5 Factors to Consider in Weed Management

Weeds in a field

Weed control isn’t a one year plan—it spans over multiple seasons and involves strategy to make sure you stay ahead of resistant weeds. This time of the year you might find yourself considering herbicides and other inputs for next season. Before you write the check for your next herbicide make sure you have a plan for proactive weed control.

“What you do in the short run can really hurt you in the long run if you don’t use a multiple year strategy and be proactive to prevent resistance from occurring [more frequently],” says David Shaw, chair of the Weed Science Society of America (WSSA) herbicide resistance education committee. “Understand if you don’t use technology appropriately, it may be cheaper this year, but you may not have that option in three years.”

When effective herbicides against problem weeds are in short supply, it’s essential to plan ahead to ensure you switch modes of action. Take simple steps and time to plan a multiyear approach and increase your success.

  • At a minimum, have a weed management plan for this season and two years out.
  • If you’re going to cut herbicide costs, cut in your post, not pre, application.
  • Keep detailed notes. List the weed type, herbicide used, height and location of the weed. Use these notes while planning herbicides for next year.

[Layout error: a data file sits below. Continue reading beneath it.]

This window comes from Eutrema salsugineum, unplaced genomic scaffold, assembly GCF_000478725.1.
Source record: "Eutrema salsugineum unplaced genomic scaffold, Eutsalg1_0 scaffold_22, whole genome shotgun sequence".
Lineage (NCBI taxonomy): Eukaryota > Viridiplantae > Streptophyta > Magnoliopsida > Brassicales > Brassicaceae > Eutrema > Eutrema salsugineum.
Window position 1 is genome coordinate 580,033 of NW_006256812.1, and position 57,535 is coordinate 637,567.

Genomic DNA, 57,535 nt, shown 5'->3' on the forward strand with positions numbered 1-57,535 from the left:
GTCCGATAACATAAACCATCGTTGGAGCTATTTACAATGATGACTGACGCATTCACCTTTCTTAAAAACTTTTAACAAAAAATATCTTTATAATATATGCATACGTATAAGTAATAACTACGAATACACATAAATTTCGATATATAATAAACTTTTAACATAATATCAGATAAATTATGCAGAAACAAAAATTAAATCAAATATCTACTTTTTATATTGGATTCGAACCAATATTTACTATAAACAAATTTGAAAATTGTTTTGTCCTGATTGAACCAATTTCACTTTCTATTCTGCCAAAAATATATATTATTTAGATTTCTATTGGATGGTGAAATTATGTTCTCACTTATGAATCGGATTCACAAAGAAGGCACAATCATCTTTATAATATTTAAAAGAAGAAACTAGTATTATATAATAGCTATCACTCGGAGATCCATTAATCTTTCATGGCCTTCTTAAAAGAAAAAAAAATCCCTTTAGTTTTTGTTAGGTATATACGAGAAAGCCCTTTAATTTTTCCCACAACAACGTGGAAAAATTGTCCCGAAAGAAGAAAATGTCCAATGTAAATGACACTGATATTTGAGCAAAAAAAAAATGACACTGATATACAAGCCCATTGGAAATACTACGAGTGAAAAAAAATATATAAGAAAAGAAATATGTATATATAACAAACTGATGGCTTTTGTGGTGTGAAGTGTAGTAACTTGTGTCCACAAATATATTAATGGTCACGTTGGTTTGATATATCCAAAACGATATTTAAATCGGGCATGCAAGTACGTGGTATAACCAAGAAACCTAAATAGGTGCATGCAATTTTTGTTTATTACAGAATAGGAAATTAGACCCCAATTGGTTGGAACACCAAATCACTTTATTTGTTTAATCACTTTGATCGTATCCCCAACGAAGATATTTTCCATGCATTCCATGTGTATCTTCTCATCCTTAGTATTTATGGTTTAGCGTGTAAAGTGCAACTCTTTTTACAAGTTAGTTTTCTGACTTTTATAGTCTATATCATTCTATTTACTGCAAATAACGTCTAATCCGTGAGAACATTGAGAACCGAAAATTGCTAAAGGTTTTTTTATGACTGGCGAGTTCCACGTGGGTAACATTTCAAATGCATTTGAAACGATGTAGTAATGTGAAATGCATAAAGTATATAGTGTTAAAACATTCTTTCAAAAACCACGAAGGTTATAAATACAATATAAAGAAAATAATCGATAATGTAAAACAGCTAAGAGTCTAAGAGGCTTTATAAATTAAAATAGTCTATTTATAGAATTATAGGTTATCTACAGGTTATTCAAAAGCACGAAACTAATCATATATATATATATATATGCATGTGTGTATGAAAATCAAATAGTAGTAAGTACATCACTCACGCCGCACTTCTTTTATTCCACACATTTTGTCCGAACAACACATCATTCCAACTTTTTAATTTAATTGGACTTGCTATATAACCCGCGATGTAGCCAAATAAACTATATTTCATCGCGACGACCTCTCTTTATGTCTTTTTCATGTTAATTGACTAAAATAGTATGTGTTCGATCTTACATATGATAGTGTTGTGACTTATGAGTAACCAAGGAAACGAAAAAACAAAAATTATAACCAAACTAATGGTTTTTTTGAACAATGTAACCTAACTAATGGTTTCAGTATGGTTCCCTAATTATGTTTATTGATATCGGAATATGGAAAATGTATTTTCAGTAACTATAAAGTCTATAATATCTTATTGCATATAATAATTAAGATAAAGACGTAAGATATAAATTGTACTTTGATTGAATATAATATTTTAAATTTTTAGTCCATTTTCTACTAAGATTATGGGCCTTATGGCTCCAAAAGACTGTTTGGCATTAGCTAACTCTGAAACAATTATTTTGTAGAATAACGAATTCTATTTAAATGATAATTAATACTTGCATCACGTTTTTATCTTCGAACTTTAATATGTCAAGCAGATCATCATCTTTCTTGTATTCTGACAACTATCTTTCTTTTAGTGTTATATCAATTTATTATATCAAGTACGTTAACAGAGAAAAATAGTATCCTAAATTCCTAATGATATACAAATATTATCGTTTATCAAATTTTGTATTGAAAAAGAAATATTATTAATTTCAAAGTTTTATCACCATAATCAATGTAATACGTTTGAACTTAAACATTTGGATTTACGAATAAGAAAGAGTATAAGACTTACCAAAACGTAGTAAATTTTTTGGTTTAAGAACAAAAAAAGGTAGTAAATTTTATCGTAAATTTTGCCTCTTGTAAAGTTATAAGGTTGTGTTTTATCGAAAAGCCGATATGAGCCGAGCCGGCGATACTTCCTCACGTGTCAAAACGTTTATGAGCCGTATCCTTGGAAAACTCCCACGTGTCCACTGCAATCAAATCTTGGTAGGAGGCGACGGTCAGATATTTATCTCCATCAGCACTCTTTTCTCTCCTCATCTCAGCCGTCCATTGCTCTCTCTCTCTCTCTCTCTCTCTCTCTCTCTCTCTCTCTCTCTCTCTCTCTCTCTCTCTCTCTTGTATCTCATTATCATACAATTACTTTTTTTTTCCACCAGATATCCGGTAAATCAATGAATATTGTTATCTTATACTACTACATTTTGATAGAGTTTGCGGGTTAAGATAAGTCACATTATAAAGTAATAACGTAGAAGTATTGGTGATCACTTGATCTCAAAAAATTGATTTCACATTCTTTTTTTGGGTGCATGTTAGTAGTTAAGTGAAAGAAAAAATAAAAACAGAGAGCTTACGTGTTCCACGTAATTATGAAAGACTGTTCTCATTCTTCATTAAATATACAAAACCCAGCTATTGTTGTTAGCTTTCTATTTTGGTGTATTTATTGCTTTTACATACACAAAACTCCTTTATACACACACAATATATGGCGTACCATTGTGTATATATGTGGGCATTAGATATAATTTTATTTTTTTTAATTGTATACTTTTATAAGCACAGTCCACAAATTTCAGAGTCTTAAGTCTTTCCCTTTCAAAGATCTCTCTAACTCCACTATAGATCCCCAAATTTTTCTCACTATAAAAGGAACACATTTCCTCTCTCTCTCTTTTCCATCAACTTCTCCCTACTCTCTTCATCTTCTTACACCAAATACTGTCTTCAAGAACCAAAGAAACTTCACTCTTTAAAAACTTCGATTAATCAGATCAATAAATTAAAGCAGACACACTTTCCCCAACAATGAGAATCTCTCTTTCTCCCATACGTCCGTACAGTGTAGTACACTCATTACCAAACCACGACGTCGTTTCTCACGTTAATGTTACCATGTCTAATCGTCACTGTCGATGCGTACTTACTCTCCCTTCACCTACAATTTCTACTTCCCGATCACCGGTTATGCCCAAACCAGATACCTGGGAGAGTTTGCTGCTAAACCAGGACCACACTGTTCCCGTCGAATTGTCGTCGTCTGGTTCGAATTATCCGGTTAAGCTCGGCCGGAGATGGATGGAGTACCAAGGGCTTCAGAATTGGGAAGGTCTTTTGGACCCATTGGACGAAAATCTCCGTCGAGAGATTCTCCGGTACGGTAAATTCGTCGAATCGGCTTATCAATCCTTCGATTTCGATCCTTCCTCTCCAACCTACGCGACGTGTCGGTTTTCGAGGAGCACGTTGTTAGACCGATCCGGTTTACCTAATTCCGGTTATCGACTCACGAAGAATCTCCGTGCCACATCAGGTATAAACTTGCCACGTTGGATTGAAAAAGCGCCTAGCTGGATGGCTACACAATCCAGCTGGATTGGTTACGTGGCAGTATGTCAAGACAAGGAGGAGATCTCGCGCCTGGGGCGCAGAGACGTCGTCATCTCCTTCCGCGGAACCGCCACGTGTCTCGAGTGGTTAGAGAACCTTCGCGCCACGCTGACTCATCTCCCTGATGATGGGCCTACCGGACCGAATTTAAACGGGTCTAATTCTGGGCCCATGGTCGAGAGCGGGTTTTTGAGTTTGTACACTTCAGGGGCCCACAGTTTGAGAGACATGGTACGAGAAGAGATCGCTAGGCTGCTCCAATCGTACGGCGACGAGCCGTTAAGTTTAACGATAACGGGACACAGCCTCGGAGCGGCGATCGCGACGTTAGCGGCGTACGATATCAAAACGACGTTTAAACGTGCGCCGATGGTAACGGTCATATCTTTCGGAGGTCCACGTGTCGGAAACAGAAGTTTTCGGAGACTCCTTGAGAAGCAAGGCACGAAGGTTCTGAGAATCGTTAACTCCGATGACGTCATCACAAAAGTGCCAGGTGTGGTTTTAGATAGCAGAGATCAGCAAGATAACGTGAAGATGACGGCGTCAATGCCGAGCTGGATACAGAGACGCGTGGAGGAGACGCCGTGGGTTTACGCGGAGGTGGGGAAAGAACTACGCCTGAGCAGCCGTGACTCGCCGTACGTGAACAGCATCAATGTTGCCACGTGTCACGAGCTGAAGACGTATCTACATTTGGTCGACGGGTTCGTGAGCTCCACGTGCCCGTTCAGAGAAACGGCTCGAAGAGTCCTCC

• If you don’t rotate, consider rotation to open up herbicide options and to keep the weeds guessing.
  • Consider some kind of tillage. This cuts down $20 to $30 of burn down chemical costs and provides another method of weed control.

Start the 2016 season with ahead of weeds by strategizing your best control options.

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Spell Check

Eliza Cranston
Glendale, AZ
12/1/2015 10:02 AM

  Thank you for the advice on weed control! I have a small farm and I want to make sure that our plan is in place before there is a problem. I'll plan my weed management two years out as you suggest. Do you have any information on location-specific weed control strategies? http://snydersweedcontrol.com/

Dunsborough, AK
9/14/2015 09:40 AM

  Valuable lessons can be learnt from the other side of the world. The group "Australian Herbicide Resistance Initiative" (AHRI)have spearheaded a campaign across all of Australias grainbelts to get growers to adopt a catch contain or burn techniques starting at harvest time. Just google it. Note Dunsborough is in Western Australia not Alaska!

nashville, NC
9/14/2015 07:03 AM

  We need to put heavy cover crops back in our rotation. At lease a five way mix with 3 grains, legume and brassica. This will help put life back in the soil.


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